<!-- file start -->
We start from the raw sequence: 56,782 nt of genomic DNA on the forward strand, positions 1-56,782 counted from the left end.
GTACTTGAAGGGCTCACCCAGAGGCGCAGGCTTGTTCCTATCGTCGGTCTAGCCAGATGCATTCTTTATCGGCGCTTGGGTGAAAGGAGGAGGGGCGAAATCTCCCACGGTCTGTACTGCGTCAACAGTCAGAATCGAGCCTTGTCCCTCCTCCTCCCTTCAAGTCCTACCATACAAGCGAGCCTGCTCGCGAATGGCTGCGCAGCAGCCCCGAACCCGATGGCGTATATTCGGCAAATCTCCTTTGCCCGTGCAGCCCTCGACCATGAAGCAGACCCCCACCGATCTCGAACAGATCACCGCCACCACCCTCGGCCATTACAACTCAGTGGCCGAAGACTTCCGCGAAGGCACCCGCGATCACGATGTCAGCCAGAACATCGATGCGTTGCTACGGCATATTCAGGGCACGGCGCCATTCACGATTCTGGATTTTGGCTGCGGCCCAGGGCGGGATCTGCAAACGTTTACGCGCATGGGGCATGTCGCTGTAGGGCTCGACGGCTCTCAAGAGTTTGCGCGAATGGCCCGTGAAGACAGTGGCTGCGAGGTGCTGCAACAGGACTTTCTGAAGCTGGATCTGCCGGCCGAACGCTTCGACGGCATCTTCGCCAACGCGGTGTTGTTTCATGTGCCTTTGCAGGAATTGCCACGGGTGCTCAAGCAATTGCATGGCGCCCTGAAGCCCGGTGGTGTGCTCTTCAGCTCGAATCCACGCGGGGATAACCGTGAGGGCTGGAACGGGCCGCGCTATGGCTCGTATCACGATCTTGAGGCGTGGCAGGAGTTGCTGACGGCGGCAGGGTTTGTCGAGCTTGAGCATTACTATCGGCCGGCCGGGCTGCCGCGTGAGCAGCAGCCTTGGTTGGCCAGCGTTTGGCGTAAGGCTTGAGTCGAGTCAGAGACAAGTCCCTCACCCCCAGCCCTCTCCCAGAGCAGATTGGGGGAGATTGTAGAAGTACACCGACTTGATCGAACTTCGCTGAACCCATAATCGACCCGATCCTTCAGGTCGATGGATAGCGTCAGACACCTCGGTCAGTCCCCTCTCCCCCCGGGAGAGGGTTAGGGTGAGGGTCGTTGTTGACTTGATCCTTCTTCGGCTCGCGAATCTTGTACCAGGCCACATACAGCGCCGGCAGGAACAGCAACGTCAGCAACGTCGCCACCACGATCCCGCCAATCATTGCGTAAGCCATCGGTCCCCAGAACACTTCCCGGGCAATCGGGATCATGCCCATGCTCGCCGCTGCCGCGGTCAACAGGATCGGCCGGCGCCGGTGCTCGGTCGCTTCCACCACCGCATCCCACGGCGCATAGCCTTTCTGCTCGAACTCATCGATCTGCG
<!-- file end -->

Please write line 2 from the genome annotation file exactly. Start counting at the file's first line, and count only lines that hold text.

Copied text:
GTACTTGAAGGGCTCACCCAGAGGCGCAGGCTTGTTCCTATCGTCGGTCTAGCCAGATGCATTCTTTATCGGCGCTTGGGTGAAAGGAGGAGGGGCGAAATCTCCCACGGTCTGTACTGCGTCAACAGTCAGAATCGAGCCTTGTCCCTCCTCCTCCCTTCAAGTCCTACCATACAAGCGAGCCTGCTCGCGAATGGCTGCGCAGCAGCCCCGAACCCGATGGCGTATATTCGGCAAATCTCCTTTGCCCGTGCAGCCCTCGACCATGAAGCAGACCCCCACCGATCTCGAACAGATCACCGCCACCACCCTCGGCCATTACAACTCAGTGGCCGAAGACTTCCGCGAAGGCACCCGCGATCACGATGTCAGCCAGAACATCGATGCGTTGCTACGGCATATTCAGGGCACGGCGCCATTCACGATTCTGGATTTTGGCTGCGGCCCAGGGCGGGATCTGCAAACGTTTACGCGCATGGGGCATGTCGCTGTAGGGCTCGACGGCTCTCAAGAGTTTGCGCGAATGGCCCGTGAAGACAGTGGCTGCGAGGTGCTGCAACAGGACTTTCTGAAGCTGGATCTGCCGGCCGAACGCTTCGACGGCATCTTCGCCAACGCGGTGTTGTTTCATGTGCCTTTGCAGGAATTGCCACGGGTGCTCAAGCAATTGCATGGCGCCCTGAAGCCCGGTGGTGTGCTCTTCAGCTCGAATCCACGCGGGGATAACCGTGAGGGCTGGAACGGGCCGCGCTATGGCTCGTATCACGATCTTGAGGCGTGGCAGGAGTTGCTGACGGCGGCAGGGTTTGTCGAGCTTGAGCATTACTATCGGCCGGCCGGGCTGCCGCGTGAGCAGCAGCCTTGGTTGGCCAGCGTTTGGCGTAAGGCTTGAGTCGAGTCAGAGACAAGTCCCTCACCCCCAGCCCTCTCCCAGAGCAGATTGGGGGAGATTGTAGAAGTACACCGACTTGATCGAACTTCGCTGAACCCATAATCGACCCGATCCTTCAGGTCGATGGATAGCGTCAGACACCTCGGTCAGTCCCCTCTCCCCCCGGGAGAGGGTTAGGGTGAGGGTCGTTGTTGACTTGATCCTTCTTCGGCTCGCGAATCTTGTACCAGGCCACATACAGCGCCGGCAGGAACAGCAACGTCAGCAACGTCGCCACCACGATCCCGCCAATCATTGCGTAAGCCATCGGTCCCCAGAACACTTCCCGGGCAATCGGGATCATGCCCATGCTCGCCGCTGCCGCGGTCAACAGGATCGGCCGGCGCCGGTGCTCGGTCGCTTCCACCACCGCATCCCACGGCGCATAGCCTTTCTGCTCGAACTCATCGATCTGCG